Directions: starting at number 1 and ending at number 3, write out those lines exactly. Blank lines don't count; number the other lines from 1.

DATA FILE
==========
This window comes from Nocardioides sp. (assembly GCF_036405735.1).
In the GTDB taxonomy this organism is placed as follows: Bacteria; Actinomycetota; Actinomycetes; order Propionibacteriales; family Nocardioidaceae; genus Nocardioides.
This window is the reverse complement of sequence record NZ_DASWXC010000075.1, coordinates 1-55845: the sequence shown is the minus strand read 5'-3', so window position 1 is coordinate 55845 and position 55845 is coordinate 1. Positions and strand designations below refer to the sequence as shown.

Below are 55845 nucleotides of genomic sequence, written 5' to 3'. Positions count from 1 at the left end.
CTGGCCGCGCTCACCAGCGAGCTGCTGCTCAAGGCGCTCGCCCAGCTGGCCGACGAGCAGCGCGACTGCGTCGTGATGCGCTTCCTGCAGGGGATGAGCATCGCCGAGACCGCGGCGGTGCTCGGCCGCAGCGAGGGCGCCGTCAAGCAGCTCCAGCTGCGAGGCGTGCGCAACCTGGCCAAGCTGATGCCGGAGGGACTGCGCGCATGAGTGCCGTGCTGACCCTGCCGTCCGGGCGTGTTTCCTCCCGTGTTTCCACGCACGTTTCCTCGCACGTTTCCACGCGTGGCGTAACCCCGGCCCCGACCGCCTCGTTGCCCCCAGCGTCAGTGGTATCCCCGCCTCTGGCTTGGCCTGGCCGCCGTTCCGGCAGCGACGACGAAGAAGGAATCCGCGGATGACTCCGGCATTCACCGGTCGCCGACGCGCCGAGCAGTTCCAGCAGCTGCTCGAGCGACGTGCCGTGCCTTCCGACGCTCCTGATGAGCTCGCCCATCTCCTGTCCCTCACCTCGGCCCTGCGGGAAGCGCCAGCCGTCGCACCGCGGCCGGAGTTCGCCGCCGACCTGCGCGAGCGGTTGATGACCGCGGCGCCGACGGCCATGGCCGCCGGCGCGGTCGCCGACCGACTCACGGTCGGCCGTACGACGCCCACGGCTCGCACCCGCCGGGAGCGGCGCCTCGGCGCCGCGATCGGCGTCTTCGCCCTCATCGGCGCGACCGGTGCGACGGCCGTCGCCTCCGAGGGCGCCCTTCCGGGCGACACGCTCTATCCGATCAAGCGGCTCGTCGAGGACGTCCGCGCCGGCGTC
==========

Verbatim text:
This window comes from Nocardioides sp. (assembly GCF_036405735.1).
In the GTDB taxonomy this organism is placed as follows: Bacteria; Actinomycetota; Actinomycetes; order Propionibacteriales; family Nocardioidaceae; genus Nocardioides.
This window is the reverse complement of sequence record NZ_DASWXC010000075.1, coordinates 1-55845: the sequence shown is the minus strand read 5'-3', so window position 1 is coordinate 55845 and position 55845 is coordinate 1. Positions and strand designations below refer to the sequence as shown.